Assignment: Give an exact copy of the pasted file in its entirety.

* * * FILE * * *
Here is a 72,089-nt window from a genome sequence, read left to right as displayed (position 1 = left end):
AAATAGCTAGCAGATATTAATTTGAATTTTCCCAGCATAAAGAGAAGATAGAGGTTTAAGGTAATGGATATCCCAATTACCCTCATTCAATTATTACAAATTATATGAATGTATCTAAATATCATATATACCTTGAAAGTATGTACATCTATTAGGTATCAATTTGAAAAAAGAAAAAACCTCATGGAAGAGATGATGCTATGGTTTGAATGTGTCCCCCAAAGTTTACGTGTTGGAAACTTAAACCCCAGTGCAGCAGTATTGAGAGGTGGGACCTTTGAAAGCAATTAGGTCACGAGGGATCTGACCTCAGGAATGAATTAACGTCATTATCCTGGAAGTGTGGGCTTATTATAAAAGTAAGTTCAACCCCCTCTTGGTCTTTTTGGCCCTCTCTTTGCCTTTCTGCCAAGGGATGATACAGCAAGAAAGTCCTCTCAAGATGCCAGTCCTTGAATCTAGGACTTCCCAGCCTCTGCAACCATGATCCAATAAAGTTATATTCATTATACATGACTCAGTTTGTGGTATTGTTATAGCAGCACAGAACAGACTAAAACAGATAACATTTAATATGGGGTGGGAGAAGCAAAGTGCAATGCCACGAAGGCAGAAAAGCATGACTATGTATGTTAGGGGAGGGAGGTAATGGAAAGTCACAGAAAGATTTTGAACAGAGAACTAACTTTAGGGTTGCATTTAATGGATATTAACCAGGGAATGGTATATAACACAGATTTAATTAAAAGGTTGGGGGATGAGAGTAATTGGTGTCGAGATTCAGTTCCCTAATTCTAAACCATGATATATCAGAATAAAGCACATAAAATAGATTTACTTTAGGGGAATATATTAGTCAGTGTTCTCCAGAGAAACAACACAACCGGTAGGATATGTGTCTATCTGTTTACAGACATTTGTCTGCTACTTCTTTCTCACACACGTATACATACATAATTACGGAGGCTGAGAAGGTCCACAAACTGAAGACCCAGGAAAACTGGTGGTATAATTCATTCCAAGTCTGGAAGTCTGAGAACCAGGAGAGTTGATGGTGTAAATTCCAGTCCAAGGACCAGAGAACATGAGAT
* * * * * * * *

Here is a 72,089-nt window from a genome sequence, read left to right as displayed (position 1 = left end):
AAATAGCTAGCAGATATTAATTTGAATTTTCCCAGCATAAAGAGAAGATAGAGGTTTAAGGTAATGGATATCCCAATTACCCTCATTCAATTATTACAAATTATATGAATGTATCTAAATATCATATATACCTTGAAAGTATGTACATCTATTAGGTATCAATTTGAAAAAAGAAAAAACCTCATGGAAGAGATGATGCTATGGTTTGAATGTGTCCCCCAAAGTTTACGTGTTGGAAACTTAAACCCCAGTGCAGCAGTATTGAGAGGTGGGACCTTTGAAAGCAATTAGGTCACGAGGGATCTGACCTCAGGAATGAATTAACGTCATTATCCTGGAAGTGTGGGCTTATTATAAAAGTAAGTTCAACCCCCTCTTGGTCTTTTTGGCCCTCTCTTTGCCTTTCTGCCAAGGGATGATACAGCAAGAAAGTCCTCTCAAGATGCCAGTCCTTGAATCTAGGACTTCCCAGCCTCTGCAACCATGATCCAATAAAGTTATATTCATTATACATGACTCAGTTTGTGGTATTGTTATAGCAGCACAGAACAGACTAAAACAGATAACATTTAATATGGGGTGGGAGAAGCAAAGTGCAATGCCACGAAGGCAGAAAAGCATGACTATGTATGTTAGGGGAGGGAGGTAATGGAAAGTCACAGAAAGATTTTGAACAGAGAACTAACTTTAGGGTTGCATTTAATGGATATTAACCAGGGAATGGTATATAACACAGATTTAATTAAAAGGTTGGGGGATGAGAGTAATTGGTGTCGAGATTCAGTTCCCTAATTCTAAACCATGATATATCAGAATAAAGCACATAAAATAGATTTACTTTAGGGGAATATATTAGTCAGTGTTCTCCAGAGAAACAACACAACCGGTAGGATATGTGTCTATCTGTTTACAGACATTTGTCTGCTACTTCTTTCTCACACACGTATACATACATAATTACGGAGGCTGAGAAGGTCCACAAACTGAAGACCCAGGAAAACTGGTGGTATAATTCATTCCAAGTCTGGAAGTCTGAGAACCAGGAGAGTTGATGGTGTAAATTCCAGTCCAAGGACCAGAGAACATGAGAT